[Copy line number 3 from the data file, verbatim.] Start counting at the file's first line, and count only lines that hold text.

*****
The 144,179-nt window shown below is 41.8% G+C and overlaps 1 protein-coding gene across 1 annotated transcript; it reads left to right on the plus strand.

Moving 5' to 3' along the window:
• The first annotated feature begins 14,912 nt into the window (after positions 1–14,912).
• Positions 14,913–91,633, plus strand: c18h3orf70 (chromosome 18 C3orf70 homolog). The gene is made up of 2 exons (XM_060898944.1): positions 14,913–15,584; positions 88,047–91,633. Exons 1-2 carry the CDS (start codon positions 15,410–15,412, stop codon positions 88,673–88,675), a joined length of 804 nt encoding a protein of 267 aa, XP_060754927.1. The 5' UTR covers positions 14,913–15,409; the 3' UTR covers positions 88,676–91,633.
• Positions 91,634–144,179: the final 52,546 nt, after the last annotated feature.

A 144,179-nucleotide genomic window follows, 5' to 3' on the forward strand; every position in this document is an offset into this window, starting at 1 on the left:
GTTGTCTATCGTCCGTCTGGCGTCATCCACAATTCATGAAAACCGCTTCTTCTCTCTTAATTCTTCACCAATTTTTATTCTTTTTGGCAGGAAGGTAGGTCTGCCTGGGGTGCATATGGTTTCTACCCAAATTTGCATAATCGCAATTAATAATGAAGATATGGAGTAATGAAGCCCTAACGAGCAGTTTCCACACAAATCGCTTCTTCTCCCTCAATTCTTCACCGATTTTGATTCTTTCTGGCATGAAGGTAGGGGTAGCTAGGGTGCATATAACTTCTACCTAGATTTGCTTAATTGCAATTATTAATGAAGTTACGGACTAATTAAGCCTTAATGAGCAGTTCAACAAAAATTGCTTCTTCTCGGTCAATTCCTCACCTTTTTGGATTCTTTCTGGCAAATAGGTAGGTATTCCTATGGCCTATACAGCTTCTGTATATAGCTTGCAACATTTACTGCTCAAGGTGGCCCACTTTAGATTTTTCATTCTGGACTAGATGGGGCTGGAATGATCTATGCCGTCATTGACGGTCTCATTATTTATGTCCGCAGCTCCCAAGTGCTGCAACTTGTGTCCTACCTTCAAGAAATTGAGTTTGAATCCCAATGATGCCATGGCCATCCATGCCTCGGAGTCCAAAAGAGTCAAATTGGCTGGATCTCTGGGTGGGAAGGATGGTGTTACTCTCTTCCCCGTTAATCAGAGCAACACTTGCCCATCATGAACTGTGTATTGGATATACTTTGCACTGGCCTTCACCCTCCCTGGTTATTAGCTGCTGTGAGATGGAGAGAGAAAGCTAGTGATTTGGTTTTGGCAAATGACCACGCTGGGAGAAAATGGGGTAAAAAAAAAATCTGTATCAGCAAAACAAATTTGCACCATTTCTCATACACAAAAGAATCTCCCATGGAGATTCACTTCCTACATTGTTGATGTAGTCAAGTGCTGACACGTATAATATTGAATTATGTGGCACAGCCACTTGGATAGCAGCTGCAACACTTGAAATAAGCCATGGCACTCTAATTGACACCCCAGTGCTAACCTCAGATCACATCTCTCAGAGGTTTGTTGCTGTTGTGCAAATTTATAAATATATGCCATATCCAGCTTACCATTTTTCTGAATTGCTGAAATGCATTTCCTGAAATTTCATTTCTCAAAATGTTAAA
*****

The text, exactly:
• The first annotated feature begins 14,912 nt into the window (after positions 1–14,912).